Case Studies

Reconditioned Safe Process & Benefits

29th October 2020

Let’s talk about the reconditioned safe process & reconditioned security solutions in general.

The stigma surrounding reconditioned safes is one that can at times portray these in a different light to the new models. Many people would believe that as the safe is second-hand and has been reconditioned it lacks a level of security that the newer models would possess. However, this is not the case.

 

Not only do reconditioned safes hold the same level of security as their respective new models, but they provide a further benefit as they help us to minimise the waste produced and therefore help towards reducing the current environmental issues. Reconditioning a second-hand product like a safe takes a lot of work, as the end product must be a reflection of the same product newly manufactured, providing the appropriate level of protection.

 

What is the reconditioned safe process?

At Associated Security, we have mastered our reconditioning techniques in our UK manufacturing plant to ensure the end result provides the ideal solution along with the necessary level of security which would be attributed to the safe. 

 

To restore an old safe the first step would be to thoroughly clean it out, ensuring the interior is spotless for its new owner. The safe will then be sanded down, which removes the old paint for a primer to be applied to the outer layer of the safe. Once the primer has been applied, that’s when we can begin to re-paint the safe, making it appear as if it were brand new! The locks are replaced and bolt work is removed and fully serviced – making sure that the safe functions perfectly.

 

What benefits can a reconditioned safe provide?

The benefits supplied by a reconditioned safe are incredibly similar to those of a new model. As all the safes we recondition are restored to the highest security standard, and meet the stringent requirements of British Standards and European safe testing, no faults, flaws or issues with the appearance or function of the safe can be found.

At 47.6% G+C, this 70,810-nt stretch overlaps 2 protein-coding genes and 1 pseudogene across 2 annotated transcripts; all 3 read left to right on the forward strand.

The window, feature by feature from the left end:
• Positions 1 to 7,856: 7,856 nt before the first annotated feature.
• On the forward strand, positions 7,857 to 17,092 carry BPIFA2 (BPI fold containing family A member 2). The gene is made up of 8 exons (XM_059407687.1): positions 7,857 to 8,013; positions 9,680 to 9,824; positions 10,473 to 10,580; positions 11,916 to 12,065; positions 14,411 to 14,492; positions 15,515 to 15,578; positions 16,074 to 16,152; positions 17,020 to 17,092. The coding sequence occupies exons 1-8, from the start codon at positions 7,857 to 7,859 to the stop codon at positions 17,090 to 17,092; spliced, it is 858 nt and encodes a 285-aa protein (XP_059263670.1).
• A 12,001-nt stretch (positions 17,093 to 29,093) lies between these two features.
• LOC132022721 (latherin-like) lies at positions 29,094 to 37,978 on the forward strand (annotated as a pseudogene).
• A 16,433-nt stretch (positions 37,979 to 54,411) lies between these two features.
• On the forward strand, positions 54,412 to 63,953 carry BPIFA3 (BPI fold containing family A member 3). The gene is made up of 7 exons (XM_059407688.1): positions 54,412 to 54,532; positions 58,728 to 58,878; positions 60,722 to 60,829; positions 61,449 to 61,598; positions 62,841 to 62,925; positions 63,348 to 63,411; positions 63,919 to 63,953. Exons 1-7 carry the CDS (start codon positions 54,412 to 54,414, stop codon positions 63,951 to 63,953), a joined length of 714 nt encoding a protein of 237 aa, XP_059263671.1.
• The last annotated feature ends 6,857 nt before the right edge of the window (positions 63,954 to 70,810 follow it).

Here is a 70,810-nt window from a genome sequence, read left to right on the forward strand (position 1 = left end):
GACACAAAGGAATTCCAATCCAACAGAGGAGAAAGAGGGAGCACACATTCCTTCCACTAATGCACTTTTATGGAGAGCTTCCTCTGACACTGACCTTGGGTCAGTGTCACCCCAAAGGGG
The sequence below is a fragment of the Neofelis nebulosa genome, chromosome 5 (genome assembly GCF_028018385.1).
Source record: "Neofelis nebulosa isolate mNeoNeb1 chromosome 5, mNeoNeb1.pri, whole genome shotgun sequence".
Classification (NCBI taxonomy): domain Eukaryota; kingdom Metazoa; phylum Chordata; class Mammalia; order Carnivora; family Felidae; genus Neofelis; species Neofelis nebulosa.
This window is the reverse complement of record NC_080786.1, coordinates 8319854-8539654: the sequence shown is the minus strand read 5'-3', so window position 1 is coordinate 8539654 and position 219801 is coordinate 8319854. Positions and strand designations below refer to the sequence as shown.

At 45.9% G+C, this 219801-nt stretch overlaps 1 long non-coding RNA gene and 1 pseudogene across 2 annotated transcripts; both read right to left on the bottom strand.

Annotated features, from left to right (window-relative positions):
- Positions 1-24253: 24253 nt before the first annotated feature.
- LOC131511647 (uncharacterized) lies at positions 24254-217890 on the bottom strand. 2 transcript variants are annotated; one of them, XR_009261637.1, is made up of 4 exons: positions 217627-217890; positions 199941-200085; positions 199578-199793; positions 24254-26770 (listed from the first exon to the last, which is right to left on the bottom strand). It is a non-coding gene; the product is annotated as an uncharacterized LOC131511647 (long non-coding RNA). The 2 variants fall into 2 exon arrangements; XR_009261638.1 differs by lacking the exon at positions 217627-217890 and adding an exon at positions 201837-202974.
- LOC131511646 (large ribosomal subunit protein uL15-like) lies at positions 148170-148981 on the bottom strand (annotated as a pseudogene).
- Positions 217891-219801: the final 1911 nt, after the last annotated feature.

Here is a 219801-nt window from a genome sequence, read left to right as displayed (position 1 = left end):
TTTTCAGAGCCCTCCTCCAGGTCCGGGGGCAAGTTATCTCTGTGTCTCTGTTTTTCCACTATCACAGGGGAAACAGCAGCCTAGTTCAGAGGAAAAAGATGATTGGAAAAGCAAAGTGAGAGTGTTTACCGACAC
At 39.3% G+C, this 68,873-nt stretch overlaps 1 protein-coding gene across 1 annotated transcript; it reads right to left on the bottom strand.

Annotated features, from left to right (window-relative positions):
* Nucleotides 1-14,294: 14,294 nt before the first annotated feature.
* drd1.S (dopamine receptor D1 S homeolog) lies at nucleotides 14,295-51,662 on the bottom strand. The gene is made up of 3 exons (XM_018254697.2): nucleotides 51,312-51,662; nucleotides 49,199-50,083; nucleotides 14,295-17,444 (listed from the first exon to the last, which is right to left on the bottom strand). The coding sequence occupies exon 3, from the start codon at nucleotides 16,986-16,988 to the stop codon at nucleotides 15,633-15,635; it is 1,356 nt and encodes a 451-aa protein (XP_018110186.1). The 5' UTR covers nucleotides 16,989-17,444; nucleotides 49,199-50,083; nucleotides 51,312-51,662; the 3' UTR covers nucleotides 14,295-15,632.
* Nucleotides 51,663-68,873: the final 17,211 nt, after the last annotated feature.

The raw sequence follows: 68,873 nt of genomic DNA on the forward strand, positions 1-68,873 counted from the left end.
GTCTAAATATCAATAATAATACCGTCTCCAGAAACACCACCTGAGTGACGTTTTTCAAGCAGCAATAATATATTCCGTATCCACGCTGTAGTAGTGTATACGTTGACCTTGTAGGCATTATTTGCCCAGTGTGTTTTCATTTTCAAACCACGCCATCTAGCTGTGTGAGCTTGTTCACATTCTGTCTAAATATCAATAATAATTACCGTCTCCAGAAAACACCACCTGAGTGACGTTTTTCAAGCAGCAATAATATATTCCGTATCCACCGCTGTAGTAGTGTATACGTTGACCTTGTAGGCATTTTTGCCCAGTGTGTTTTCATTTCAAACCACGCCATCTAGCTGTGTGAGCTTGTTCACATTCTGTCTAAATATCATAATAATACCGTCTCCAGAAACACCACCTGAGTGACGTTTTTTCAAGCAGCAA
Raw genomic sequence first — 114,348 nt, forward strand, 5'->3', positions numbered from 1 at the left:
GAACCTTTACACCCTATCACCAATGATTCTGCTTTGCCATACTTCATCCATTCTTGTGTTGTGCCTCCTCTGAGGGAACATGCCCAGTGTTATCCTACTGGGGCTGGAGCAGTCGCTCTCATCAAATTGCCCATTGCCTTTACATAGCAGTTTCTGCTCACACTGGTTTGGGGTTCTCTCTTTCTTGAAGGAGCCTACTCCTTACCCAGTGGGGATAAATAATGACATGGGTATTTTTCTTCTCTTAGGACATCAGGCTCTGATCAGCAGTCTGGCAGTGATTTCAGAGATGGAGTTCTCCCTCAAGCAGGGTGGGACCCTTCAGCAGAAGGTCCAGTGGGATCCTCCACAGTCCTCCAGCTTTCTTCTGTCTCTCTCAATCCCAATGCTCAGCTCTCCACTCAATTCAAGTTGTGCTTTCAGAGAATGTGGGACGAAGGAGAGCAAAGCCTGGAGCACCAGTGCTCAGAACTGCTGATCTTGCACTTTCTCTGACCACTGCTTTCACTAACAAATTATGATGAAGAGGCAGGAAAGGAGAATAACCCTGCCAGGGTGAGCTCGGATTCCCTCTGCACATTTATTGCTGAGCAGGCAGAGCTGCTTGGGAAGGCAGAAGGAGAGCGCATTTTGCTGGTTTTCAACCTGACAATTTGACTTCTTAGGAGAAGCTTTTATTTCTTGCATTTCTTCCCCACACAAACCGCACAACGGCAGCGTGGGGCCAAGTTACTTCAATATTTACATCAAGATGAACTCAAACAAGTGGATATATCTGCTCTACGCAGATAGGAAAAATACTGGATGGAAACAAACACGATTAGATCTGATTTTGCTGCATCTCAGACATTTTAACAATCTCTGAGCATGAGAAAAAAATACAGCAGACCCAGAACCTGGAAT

The only difference of a reconditioned safe would come to the pricing, due to reconditioned safes being second-hand, these come with a lower price tag, providing a perfect correspondence between quality and value.

 

The British Standards for a reconditioned safe


BSI Group - British Standards Institute

 

The British Standards Institute provides manufacturers who recondition safes with their standards for this task. This standard is the BS 7582, the current version of this standard was last updated in 2017, so we make sure our safes are reconditioned to, at the very least, comply with this.

 

Upon beginning the reconditioned safe process, it should be thoroughly inspected to determine any damage to the body or door, specially drilled holes or part holes should be made good to restore the original strength. In addition to this, checking the door is in a central position within its frame and checking for wear of hinge pivots must be carried out. Of course, we also complete full Health and Safety checks on all of the safes we reconditioned, before they are listed for sale – H&S checks include the testing of hinges & handle projection, making sure the door doesn’t swing too far out and so on.